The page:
From packing lists and packing boxes to moving-truck rental, full-service moving companies and beyond, whether you plan to buy a new home, rent one or build one, you’re going to need some help with moving. A moving checklist, much like a home-inspection checklist, is a great way to organize your thoughts, ideally at least two months before you expect to move. This way, you’re much less likely to overlook or forget important preparatory steps that can help make the whole process go a lot more smoothly and predictably.
Proceed with a purge
Begin by getting yourself in the mood to avoid storage units and simply get rid of stuff. As the ever-wise George Carlin inimitably declared, a home is really just a place for your stuff, and before long, if you accumulate enough of it, that stuff can become oppressive. Knowing which stuff to get rid of is as easy as creating four categories from which to organize all you own. Let’s call them donate, recycle, trash and pack. Stuff in three of these four categories won’t be accompanying you to your new home, so try to focus on them first.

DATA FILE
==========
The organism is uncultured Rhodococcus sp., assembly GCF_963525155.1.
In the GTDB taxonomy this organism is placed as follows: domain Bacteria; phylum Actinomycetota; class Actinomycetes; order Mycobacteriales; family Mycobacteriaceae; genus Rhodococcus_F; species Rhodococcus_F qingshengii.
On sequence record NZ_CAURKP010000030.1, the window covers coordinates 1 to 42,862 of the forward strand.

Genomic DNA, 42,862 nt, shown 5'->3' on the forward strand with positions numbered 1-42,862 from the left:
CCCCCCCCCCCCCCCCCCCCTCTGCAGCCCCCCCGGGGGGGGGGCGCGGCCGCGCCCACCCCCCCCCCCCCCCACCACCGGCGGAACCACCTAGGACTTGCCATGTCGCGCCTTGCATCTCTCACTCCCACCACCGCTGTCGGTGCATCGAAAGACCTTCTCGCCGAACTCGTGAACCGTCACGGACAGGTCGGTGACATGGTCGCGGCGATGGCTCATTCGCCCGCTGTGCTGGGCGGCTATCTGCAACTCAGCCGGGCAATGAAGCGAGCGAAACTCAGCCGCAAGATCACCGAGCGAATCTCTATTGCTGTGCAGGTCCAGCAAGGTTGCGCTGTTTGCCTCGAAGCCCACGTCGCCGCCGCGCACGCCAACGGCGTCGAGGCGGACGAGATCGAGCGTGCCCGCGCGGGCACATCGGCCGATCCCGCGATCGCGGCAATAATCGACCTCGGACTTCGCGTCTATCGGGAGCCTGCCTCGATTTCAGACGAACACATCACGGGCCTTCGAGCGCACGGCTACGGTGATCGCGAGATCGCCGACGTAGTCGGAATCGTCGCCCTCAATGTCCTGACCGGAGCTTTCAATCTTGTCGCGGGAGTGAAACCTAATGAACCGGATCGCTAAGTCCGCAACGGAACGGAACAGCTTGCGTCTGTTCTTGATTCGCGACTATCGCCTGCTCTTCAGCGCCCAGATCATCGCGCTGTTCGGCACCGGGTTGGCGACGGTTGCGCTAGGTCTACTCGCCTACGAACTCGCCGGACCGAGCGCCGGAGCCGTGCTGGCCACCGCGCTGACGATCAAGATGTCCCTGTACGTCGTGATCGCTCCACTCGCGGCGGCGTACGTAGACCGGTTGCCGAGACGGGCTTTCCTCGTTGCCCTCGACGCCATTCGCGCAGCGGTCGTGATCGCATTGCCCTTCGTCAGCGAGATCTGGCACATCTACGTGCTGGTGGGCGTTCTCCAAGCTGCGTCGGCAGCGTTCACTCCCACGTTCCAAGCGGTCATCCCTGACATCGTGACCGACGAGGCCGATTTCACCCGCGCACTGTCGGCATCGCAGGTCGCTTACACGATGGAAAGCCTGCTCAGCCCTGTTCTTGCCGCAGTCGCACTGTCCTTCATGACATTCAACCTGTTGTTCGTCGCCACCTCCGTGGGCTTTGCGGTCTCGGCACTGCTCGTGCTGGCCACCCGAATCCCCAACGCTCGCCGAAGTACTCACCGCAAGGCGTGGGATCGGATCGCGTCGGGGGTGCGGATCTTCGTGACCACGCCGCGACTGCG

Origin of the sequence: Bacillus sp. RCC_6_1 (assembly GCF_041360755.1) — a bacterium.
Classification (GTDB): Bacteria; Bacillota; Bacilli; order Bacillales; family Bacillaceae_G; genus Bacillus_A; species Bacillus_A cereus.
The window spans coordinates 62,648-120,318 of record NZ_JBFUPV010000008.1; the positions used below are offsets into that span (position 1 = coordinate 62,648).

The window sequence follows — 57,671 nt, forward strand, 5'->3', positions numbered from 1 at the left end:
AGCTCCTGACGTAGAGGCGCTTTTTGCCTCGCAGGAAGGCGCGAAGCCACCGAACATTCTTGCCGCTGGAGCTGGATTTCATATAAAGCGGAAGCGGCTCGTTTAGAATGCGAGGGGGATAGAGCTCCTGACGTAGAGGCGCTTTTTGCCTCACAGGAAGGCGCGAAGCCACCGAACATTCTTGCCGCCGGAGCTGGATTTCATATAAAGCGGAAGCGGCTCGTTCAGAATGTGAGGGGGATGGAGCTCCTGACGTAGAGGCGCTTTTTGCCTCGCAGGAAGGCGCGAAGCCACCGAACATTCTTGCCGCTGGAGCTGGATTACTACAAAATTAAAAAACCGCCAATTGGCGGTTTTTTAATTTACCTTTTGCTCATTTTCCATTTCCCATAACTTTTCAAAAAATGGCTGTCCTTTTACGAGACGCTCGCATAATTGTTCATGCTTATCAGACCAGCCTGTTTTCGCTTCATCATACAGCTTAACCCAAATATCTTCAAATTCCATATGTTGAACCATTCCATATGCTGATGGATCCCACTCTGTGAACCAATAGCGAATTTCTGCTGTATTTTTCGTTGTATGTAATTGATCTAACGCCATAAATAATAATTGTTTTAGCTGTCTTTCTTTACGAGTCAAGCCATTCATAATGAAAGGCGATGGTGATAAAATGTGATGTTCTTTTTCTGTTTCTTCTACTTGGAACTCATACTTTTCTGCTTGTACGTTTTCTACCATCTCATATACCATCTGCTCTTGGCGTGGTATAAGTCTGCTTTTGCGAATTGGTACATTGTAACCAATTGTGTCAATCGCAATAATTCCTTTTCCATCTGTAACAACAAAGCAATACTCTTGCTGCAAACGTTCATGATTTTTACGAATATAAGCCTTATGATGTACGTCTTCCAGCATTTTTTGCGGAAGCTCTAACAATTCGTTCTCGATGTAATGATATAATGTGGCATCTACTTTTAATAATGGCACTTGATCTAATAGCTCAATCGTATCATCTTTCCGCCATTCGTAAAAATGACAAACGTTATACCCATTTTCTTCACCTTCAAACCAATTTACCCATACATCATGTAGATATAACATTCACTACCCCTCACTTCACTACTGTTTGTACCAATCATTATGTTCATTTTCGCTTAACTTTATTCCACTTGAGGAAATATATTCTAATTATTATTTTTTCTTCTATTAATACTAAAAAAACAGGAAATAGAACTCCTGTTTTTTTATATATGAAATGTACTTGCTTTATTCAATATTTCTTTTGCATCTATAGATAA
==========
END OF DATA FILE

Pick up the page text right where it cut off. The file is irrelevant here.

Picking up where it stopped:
Realize that with less stuff, you’re likely to have fewer moving-related headaches, and then start piling things up accordingly. Prioritize donations and get imaginative; there’s probably someone out there who has a use for a lot of what you might otherwise cast aside. As for broken or nonfunctional items that can be reduced to the sum of their parts, make a recycling pile. After you’ve made the rounds throughout your current home to assemble your donation and recycling piles, you’re ready to start trashing stuff. A garage sale is another option, but it’s often more trouble than it’s worth. If you have plenty of items to trash, you might even consider renting a portable dumpster.